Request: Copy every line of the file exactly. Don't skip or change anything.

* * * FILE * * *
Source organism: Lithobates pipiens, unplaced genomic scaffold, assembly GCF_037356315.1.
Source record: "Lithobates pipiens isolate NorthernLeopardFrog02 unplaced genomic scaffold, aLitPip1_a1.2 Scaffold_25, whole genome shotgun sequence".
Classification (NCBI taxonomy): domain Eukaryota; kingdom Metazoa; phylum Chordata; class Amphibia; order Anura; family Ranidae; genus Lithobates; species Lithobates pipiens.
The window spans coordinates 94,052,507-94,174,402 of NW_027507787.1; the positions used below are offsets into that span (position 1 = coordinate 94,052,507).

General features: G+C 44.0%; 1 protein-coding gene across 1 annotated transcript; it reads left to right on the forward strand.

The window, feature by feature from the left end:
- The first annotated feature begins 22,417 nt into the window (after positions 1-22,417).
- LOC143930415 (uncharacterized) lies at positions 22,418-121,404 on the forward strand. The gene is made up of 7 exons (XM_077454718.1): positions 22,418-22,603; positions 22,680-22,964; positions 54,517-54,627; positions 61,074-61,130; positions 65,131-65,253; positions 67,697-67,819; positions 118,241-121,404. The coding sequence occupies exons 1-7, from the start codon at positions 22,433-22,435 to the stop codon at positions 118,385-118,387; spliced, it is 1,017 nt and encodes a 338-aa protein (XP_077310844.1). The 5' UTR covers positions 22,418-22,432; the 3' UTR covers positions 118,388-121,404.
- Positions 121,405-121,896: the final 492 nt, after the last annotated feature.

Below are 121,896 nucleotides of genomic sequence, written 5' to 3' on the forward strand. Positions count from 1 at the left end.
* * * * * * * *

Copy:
Source organism: Lithobates pipiens, unplaced genomic scaffold, assembly GCF_037356315.1.
Source record: "Lithobates pipiens isolate NorthernLeopardFrog02 unplaced genomic scaffold, aLitPip1_a1.2 Scaffold_25, whole genome shotgun sequence".
Classification (NCBI taxonomy): domain Eukaryota; kingdom Metazoa; phylum Chordata; class Amphibia; order Anura; family Ranidae; genus Lithobates; species Lithobates pipiens.
The window spans coordinates 94,052,507-94,174,402 of NW_027507787.1; the positions used below are offsets into that span (position 1 = coordinate 94,052,507).

General features: G+C 44.0%; 1 protein-coding gene across 1 annotated transcript; it reads left to right on the forward strand.

The window, feature by feature from the left end:
- The first annotated feature begins 22,417 nt into the window (after positions 1-22,417).
- LOC143930415 (uncharacterized) lies at positions 22,418-121,404 on the forward strand. The gene is made up of 7 exons (XM_077454718.1): positions 22,418-22,603; positions 22,680-22,964; positions 54,517-54,627; positions 61,074-61,130; positions 65,131-65,253; positions 67,697-67,819; positions 118,241-121,404. The coding sequence occupies exons 1-7, from the start codon at positions 22,433-22,435 to the stop codon at positions 118,385-118,387; spliced, it is 1,017 nt and encodes a 338-aa protein (XP_077310844.1). The 5' UTR covers positions 22,418-22,432; the 3' UTR covers positions 118,388-121,404.
- Positions 121,405-121,896: the final 492 nt, after the last annotated feature.

Below are 121,896 nucleotides of genomic sequence, written 5' to 3' on the forward strand. Positions count from 1 at the left end.